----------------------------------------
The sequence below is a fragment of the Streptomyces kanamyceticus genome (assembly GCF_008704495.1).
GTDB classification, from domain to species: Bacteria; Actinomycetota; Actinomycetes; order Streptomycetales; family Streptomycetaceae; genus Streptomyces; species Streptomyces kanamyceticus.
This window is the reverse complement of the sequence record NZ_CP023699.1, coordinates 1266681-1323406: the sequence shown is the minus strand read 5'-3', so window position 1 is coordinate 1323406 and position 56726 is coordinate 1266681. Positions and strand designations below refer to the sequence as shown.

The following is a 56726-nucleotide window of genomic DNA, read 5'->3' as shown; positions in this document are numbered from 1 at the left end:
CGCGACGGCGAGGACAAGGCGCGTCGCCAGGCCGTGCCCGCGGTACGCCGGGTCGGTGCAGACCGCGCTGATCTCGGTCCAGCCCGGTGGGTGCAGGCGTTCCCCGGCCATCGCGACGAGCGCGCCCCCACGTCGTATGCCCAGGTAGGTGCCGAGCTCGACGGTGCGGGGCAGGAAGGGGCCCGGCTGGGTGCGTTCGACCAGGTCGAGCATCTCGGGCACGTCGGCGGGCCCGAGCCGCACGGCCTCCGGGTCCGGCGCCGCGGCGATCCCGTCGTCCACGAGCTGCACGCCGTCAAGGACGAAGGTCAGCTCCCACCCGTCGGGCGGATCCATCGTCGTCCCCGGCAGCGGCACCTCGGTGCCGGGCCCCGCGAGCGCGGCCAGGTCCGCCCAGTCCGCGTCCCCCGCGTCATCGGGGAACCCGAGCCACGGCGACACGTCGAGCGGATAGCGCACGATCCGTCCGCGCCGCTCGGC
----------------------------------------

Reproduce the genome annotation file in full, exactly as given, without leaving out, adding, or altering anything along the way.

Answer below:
The sequence below is a fragment of the Streptomyces kanamyceticus genome (assembly GCF_008704495.1).
GTDB classification, from domain to species: Bacteria; Actinomycetota; Actinomycetes; order Streptomycetales; family Streptomycetaceae; genus Streptomyces; species Streptomyces kanamyceticus.
This window is the reverse complement of the sequence record NZ_CP023699.1, coordinates 1266681-1323406: the sequence shown is the minus strand read 5'-3', so window position 1 is coordinate 1323406 and position 56726 is coordinate 1266681. Positions and strand designations below refer to the sequence as shown.

The following is a 56726-nucleotide window of genomic DNA, read 5'->3' as shown; positions in this document are numbered from 1 at the left end:
CGCGACGGCGAGGACAAGGCGCGTCGCCAGGCCGTGCCCGCGGTACGCCGGGTCGGTGCAGACCGCGCTGATCTCGGTCCAGCCCGGTGGGTGCAGGCGTTCCCCGGCCATCGCGACGAGCGCGCCCCCACGTCGTATGCCCAGGTAGGTGCCGAGCTCGACGGTGCGGGGCAGGAAGGGGCCCGGCTGGGTGCGTTCGACCAGGTCGAGCATCTCGGGCACGTCGGCGGGCCCGAGCCGCACGGCCTCCGGGTCCGGCGCCGCGGCGATCCCGTCGTCCACGAGCTGCACGCCGTCAAGGACGAAGGTCAGCTCCCACCCGTCGGGCGGATCCATCGTCGTCCCCGGCAGCGGCACCTCGGTGCCGGGCCCCGCGAGCGCGGCCAGGTCCGCCCAGTCCGCGTCCCCCGCGTCATCGGGGAACCCGAGCCACGGCGACACGTCGAGCGGATAGCGCACGATCCGTCCGCGCCGCTCGGC